Graham's idea of Return and Risk
We think of oursleves as running an investment operation- a play between risk and return, opportunity and uncertainity. We try to do this by constructing a portfolio of common-stocks that is supposed to give a better return than the general market, over a long period. Two things are integral part of any portfolio- the risk that is taken and the return that is expected.

Understanding of these terms greatly impact the performance of the portfolio. And who better is to lead us through this than the legendary Benjamin Graham. We read a book written by him, “The Intelligent Investor”. Let us describe some of his timeless wisdom.

Mr. Graham challenges few of the notions that are prevailing in the minds of a general public. The general notion of the rate of return which the investor should aim for is proportional to the degree of risk he is ready to incur. Second notion- Risk is the measure of volatility or the temporary fluctuations in the price of a stock.

Instead, Graham recognizes the rate of return as a measure of the intelligence and effort the investor is willing and able to bring to bear on his task. His view of risk is also different. According to him, risk is the measure of the chance of permanently losing money.

Now, the differenence in perspective of Mr. Graham on the 'risk' and 'return' is because of the difference in approach and an enormous amount of experience that he brings in to the investment operation. The holder of a stock acutally has a double status. On the one hand, investor holds a piece of paper, a stock certificate, which can be traded at any moment at any price depending on his forecasting skills. On the other hand, investor is a silent partner in a business where the results of his investment is entirely based on the performance of the business. Mr Graham holds the view of latter.

The philosphy, the rational enquiry of the assumptions and methods , with which the investor performs his investment operation greatly affects the performance. Mr. Graham suggests the following approach to the investments.

1. Ownership Mentallity
Thinking of yourself as a owner of the business when you own a piece of stock. This entails a thorough understanding of the business, including its industry positioning, financial strenght, management quality and intrinsic value assessment.

2. Long Term Perspective
The market price of that stock will keep fluctuating on a dialy basis. Instead of getting caught up in daily market fluctuations, investor should focus on the fundamentals of the business and capitalize on opportunities when the market prices deviate from the intrinsic value.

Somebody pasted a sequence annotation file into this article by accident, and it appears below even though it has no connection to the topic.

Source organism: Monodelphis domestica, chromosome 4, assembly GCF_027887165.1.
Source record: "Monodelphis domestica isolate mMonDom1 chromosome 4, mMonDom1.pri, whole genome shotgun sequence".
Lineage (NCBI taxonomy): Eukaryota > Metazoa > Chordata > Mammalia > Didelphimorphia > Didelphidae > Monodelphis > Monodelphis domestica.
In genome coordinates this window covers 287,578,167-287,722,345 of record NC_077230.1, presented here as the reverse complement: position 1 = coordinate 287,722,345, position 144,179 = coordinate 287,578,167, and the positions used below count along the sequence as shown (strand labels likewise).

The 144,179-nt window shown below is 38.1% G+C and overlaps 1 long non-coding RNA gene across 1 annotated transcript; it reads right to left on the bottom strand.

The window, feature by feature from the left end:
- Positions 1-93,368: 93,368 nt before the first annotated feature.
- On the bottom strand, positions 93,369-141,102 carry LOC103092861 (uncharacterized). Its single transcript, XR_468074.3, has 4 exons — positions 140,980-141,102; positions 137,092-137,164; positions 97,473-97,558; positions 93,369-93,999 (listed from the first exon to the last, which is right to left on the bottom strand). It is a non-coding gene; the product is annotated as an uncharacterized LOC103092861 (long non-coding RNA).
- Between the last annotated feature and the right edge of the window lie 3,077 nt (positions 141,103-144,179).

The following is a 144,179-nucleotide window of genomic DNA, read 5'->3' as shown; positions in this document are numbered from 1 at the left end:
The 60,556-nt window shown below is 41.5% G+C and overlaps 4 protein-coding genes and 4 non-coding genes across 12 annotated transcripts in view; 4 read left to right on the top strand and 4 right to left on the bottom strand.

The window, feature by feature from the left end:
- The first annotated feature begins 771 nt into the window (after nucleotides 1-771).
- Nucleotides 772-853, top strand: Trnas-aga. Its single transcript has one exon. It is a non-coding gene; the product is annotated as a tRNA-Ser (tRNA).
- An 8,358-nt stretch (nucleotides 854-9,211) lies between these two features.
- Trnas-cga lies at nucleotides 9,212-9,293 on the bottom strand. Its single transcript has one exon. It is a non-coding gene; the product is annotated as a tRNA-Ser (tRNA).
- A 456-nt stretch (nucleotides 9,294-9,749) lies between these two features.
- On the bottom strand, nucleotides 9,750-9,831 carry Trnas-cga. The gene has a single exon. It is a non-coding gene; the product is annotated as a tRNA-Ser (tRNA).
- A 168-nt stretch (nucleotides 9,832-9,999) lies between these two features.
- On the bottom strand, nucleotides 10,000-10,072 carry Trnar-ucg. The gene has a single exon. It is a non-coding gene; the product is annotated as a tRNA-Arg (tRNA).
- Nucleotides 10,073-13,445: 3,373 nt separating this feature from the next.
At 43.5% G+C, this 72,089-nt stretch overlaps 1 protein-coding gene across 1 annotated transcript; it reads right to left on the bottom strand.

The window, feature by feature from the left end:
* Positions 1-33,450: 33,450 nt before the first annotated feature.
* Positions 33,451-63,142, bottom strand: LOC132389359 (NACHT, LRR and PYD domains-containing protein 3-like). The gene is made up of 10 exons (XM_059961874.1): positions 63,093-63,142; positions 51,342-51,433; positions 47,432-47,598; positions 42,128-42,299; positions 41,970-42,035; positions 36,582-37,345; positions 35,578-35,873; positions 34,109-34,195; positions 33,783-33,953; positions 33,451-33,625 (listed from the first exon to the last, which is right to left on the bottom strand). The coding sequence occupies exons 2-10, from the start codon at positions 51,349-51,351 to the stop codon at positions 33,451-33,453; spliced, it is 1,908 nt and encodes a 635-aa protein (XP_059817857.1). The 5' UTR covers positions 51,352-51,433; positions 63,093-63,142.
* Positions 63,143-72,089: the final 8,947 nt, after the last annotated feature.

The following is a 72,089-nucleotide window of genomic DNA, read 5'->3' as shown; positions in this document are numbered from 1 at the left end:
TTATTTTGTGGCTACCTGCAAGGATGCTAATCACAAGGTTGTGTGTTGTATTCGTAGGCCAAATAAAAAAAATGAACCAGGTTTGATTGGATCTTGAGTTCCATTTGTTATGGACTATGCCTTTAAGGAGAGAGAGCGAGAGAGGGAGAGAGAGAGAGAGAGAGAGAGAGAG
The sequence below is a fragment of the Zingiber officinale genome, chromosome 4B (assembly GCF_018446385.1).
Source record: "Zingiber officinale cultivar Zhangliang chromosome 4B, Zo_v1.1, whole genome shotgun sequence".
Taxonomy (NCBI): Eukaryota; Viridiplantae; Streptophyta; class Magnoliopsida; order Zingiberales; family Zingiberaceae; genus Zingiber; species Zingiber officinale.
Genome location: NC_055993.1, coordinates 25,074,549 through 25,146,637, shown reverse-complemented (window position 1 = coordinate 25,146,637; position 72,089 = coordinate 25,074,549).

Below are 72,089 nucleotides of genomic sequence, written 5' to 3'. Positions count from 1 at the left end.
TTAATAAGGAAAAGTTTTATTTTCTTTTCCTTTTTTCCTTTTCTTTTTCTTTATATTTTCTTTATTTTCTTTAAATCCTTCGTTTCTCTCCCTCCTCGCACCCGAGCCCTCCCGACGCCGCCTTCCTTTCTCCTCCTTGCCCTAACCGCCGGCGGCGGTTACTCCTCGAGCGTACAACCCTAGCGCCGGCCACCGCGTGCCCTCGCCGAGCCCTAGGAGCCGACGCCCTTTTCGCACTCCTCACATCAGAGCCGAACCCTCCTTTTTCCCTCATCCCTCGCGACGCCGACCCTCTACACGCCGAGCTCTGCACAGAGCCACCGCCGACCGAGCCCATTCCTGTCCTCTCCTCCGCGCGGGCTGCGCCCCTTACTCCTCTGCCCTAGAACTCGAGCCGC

3. Margin of Safety
This is one of his cornerstone principles. Investor should have sufficent Margin-of-Safety by ensuring that the purchase price is sufficiently below the intrinsic value of the business to protect investors form market volatility and calculation errors.

We think these ideas can be used by an investor as a roadmap in his investment journey. By embracing these ideas, investor can navigate the market with the greater confidence and resilience. But, before taking on any idea, it is important to validate it over a long period. An article by Mr. Warren Buffett, “The Superinvestors of Graham-and-Dodsville”, who himself has followed this roadmap for more than 60 years, reinforces the relevance and effectiveness of these ideas over the long term.

So, few of the many ideas that we can learn from Mr. Graham and deploy in our investment operation are -
  • A different view on the risk and the return.
  • Having a long term perspective.
  • Thinking like a businessman when purchasing a stock.
  • Have sufficient margin-of-safety on your purchase

Disclaimer: The above are the thoughts that we were able to take out from the book. We try to apply these thoughts to our investment operation. We are sure that there are several more ideas that can be taken out from the book. Also, we can be wrong in our thinking or that our thinking can change in the future as we learn more. So. Let's move forward with a sense of skepticism.